October 14, 2022
Why Do Interest Rates on Savings Accounts Remain So Low in a Rising Rate Environment?
By Sylvia Salguero, Financial Advisor
In recent months the Federal Reserve has been engaged in a campaign of raising interest rates aggressively, in its effort to tame the inflation monster. Thus far this has affected mortgage rates (which have doubled since the beginning of the year to 7%), car loans, and credit-card balances.
However, the yield on a bank savings account averages now a paltry 0.14%. In the opinion of Wall Street Journal’s Joe Pinsker, banks keep payouts low on customers’ savings because they have plenty of deposits to cover their lending businesses without the need to attract new depositors.
FDIC (Federal Deposits Insurance Corporation) reported in June that commercial banks held $16.8 trillion in deposits; most of this sum is sitting in individual checking and savings accounts. For their part, customers, according to studies conducted both in the US and the UK are reluctant to change banks, due to a perceived huge hassle involved, thus the inertia in keeping accounts where they are, regardless of other options.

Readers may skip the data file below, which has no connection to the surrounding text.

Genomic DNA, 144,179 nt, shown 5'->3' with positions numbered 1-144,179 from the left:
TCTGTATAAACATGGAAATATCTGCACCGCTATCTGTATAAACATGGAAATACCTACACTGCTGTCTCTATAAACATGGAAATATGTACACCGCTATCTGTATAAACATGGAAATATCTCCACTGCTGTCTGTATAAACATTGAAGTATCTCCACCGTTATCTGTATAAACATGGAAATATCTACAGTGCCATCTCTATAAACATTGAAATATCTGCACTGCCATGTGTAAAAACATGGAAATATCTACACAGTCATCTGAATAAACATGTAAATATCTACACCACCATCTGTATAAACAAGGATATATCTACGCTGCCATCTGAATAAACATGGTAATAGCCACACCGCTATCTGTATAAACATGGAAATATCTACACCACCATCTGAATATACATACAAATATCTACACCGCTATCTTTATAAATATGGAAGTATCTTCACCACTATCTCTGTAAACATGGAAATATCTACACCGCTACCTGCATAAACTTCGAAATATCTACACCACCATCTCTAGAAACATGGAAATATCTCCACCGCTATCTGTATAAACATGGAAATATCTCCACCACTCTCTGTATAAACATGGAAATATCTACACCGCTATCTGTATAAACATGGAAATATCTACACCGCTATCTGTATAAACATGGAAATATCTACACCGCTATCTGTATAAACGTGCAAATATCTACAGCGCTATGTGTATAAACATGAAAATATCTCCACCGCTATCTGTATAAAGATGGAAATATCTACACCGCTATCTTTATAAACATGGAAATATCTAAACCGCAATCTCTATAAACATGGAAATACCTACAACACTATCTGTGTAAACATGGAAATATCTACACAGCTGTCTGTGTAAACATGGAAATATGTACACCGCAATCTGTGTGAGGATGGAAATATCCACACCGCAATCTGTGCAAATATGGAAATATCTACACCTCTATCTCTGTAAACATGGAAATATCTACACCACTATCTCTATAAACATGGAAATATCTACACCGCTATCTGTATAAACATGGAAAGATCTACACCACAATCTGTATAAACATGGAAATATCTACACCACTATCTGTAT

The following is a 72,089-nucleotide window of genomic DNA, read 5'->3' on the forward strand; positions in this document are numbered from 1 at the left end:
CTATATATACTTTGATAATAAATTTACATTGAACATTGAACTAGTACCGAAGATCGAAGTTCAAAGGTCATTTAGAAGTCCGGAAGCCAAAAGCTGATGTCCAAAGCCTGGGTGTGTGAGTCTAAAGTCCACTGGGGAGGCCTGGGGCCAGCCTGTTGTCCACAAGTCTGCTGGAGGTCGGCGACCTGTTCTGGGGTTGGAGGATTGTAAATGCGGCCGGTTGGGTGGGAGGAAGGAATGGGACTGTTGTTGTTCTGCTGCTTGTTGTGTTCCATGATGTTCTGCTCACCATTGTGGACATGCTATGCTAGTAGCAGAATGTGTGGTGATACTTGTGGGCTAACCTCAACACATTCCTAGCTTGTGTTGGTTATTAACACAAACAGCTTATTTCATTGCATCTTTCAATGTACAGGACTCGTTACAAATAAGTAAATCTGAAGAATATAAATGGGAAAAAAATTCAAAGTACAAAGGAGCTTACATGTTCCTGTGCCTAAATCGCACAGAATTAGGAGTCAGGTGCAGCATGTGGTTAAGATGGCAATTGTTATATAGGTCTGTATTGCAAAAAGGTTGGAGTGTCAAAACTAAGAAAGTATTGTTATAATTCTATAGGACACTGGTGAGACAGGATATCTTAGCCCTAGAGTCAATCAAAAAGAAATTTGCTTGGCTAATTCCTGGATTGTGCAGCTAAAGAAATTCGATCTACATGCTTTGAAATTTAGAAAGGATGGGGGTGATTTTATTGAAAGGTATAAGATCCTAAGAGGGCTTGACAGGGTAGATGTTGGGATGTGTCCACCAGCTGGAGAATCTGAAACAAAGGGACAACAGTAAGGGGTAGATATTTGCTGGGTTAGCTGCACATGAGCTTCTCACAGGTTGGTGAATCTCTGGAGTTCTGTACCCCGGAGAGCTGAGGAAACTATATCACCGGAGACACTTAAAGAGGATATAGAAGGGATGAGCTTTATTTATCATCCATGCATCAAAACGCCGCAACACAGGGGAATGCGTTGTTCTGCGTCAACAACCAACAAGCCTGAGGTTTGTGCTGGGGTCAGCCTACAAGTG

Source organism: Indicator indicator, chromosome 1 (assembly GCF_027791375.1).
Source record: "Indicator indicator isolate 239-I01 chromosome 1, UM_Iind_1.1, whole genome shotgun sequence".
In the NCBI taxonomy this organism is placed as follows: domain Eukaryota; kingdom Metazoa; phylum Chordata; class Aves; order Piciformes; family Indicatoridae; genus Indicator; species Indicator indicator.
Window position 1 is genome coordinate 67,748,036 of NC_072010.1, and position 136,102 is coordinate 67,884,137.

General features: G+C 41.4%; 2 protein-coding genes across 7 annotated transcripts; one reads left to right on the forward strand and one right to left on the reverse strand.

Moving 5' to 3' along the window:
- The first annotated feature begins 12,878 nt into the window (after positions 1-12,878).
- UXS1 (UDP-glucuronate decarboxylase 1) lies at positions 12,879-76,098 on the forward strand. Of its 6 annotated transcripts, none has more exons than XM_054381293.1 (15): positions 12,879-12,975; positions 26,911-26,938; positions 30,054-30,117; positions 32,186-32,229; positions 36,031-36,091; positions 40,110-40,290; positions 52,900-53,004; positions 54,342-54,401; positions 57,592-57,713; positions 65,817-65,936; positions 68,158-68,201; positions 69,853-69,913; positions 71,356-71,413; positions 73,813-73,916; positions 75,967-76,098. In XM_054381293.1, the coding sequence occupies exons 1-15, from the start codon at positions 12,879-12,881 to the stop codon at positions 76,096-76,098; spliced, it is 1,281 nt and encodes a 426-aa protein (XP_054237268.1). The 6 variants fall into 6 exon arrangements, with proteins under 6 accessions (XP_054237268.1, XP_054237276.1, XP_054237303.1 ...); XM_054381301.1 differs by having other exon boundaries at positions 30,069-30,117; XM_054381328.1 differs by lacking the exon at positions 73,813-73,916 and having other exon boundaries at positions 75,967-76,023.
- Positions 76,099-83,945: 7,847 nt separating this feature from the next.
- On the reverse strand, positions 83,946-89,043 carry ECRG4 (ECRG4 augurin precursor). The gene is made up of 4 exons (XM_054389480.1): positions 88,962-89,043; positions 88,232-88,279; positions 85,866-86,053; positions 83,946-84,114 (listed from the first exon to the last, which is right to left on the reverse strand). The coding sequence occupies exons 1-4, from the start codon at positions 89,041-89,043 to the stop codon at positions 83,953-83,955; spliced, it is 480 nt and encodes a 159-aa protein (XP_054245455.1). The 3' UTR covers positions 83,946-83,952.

Actually, some banks, particularly online ones, have begun to inch up their yields to the highest they have been since 2009. UFB Direct, for example, is paying 3.1% according to Bankrate.com. Of course, even high-yield savings accounts do not protect from the 8.3% year-over-year inflation, but the annualized returns of 2-3% are better than 0.14%, especially if one tends to keep large balances in one’s bank account.
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